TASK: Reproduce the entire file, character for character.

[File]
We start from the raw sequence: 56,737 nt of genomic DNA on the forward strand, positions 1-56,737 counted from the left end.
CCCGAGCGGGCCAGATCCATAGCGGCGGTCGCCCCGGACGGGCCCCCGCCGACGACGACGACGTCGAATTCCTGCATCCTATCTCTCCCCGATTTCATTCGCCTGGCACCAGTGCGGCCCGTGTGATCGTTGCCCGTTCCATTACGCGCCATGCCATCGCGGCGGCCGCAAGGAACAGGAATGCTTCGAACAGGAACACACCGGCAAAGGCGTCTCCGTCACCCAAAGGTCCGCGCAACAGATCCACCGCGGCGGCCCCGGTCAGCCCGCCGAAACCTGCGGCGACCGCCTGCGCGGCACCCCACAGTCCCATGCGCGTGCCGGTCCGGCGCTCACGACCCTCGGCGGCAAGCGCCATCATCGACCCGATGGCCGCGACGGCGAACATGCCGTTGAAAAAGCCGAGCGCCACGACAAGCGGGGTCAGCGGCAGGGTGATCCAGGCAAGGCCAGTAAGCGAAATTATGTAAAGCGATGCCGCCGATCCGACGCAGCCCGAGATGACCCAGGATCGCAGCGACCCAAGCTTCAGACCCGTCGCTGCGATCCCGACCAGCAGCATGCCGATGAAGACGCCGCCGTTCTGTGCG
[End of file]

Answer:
We start from the raw sequence: 56,737 nt of genomic DNA on the forward strand, positions 1-56,737 counted from the left end.
CCCGAGCGGGCCAGATCCATAGCGGCGGTCGCCCCGGACGGGCCCCCGCCGACGACGACGACGTCGAATTCCTGCATCCTATCTCTCCCCGATTTCATTCGCCTGGCACCAGTGCGGCCCGTGTGATCGTTGCCCGTTCCATTACGCGCCATGCCATCGCGGCGGCCGCAAGGAACAGGAATGCTTCGAACAGGAACACACCGGCAAAGGCGTCTCCGTCACCCAAAGGTCCGCGCAACAGATCCACCGCGGCGGCCCCGGTCAGCCCGCCGAAACCTGCGGCGACCGCCTGCGCGGCACCCCACAGTCCCATGCGCGTGCCGGTCCGGCGCTCACGACCCTCGGCGGCAAGCGCCATCATCGACCCGATGGCCGCGACGGCGAACATGCCGTTGAAAAAGCCGAGCGCCACGACAAGCGGGGTCAGCGGCAGGGTGATCCAGGCAAGGCCAGTAAGCGAAATTATGTAAAGCGATGCCGCCGATCCGACGCAGCCCGAGATGACCCAGGATCGCAGCGACCCAAGCTTCAGACCCGTCGCTGCGATCCCGACCAGCAGCATGCCGATGAAGACGCCGCCGTTCTGTGCG